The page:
Pétursey is a 274 metre high palagonite mountain, which is located east of Sólheimasandur in Mýrdalur. A few farms are located in the vicinity of the mountain, one of them being Vestri-Pétursey, where Bergur Elíasson and Hrönn Lárusdóttir live. They have cultivated carrots for over twenty years, beginning on a small scale but the cultivation has grown with each year. “We also used to cultivate potatoes but ceased that and turned completely to carrots. The soils is very well-suited for growing carrots, it is sandy and nutritious. Our carrots are very savoury, even though they are not all pretty in shape. The explanation for the shape is in small pebbles, which can be hidden in the soil, and these can affect the growth,” says Bergur Elíasson, the farmer at Vestri-Pétursey. Bergur and Hrönn also have cows on their farm, as well as a tourist service.
The lands of Pétursey were among those procured during the settling of Loðmundur the Old at Sólheimar. The land was for a long time known by the name Ey (Island) and the mountain was called Eyjan há (the High Island). For a long time there was a church located on the land, and it is likely that the mountain acquired the name Pétursey since the church was dedicated to Peter the Apostle. The lands of Pétursey have always been owned by framers and there have been many farms.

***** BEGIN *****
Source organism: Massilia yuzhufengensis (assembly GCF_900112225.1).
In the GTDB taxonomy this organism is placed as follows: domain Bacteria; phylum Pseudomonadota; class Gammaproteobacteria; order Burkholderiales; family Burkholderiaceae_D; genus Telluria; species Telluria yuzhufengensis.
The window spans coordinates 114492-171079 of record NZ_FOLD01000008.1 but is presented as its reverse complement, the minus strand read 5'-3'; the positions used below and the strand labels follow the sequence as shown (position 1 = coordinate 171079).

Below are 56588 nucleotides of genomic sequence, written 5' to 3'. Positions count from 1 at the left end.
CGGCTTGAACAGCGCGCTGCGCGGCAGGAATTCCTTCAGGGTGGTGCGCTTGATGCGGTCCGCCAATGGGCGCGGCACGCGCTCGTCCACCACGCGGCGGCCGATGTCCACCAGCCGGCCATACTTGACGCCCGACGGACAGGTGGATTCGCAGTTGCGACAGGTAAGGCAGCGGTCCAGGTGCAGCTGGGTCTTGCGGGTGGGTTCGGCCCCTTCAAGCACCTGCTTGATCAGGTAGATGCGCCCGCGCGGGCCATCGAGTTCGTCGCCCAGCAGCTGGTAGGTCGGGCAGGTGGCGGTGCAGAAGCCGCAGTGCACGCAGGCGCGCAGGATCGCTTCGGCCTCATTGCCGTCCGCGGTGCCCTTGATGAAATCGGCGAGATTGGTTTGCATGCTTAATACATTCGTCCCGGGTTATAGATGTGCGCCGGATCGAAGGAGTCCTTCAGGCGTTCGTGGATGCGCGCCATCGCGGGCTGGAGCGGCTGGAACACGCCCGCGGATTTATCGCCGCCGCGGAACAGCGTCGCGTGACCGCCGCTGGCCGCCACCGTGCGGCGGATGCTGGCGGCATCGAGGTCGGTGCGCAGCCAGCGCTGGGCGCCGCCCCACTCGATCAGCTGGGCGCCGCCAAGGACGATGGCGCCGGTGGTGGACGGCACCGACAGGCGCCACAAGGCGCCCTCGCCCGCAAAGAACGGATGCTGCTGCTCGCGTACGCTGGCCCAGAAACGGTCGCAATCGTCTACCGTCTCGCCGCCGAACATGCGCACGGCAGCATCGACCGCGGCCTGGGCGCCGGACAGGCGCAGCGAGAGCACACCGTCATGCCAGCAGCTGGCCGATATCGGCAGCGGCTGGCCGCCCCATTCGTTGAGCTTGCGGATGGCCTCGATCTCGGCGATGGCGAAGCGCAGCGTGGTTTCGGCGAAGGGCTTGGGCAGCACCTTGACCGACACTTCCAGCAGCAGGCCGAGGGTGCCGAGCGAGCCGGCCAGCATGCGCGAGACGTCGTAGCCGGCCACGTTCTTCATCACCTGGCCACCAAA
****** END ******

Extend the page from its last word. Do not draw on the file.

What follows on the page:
Bergur is raised at Vestri-Pétursey and has always had legal residence there. His family has lived on the land since 1806. Bergur and Hrönn took over the farm at Vestri-Pétursey in the year of 1987, but before that they had lived there along with Bergur’s brother and his wife.
The carrot cultivation is very demanding during spring and fall. Some years the harvest is good, but it can also fail if weather conditions have been poor. When Eyjafjallajökull erupted in 2010 ash was spread over all the gardens which resulted in almost no harvest that year. At that time, there was an average of 4 centimetres thick layer of ash over the gardens and when it rained the ash turned into a thick, concrete-like layer.
The couple get help from their family at sowing and unearthing during spring and fall. In a good year the harvest can reach 80 tonnes, but in a bad year it can be 10 tonnes, so the natural forces and weather conditions are crucial controlling factors.
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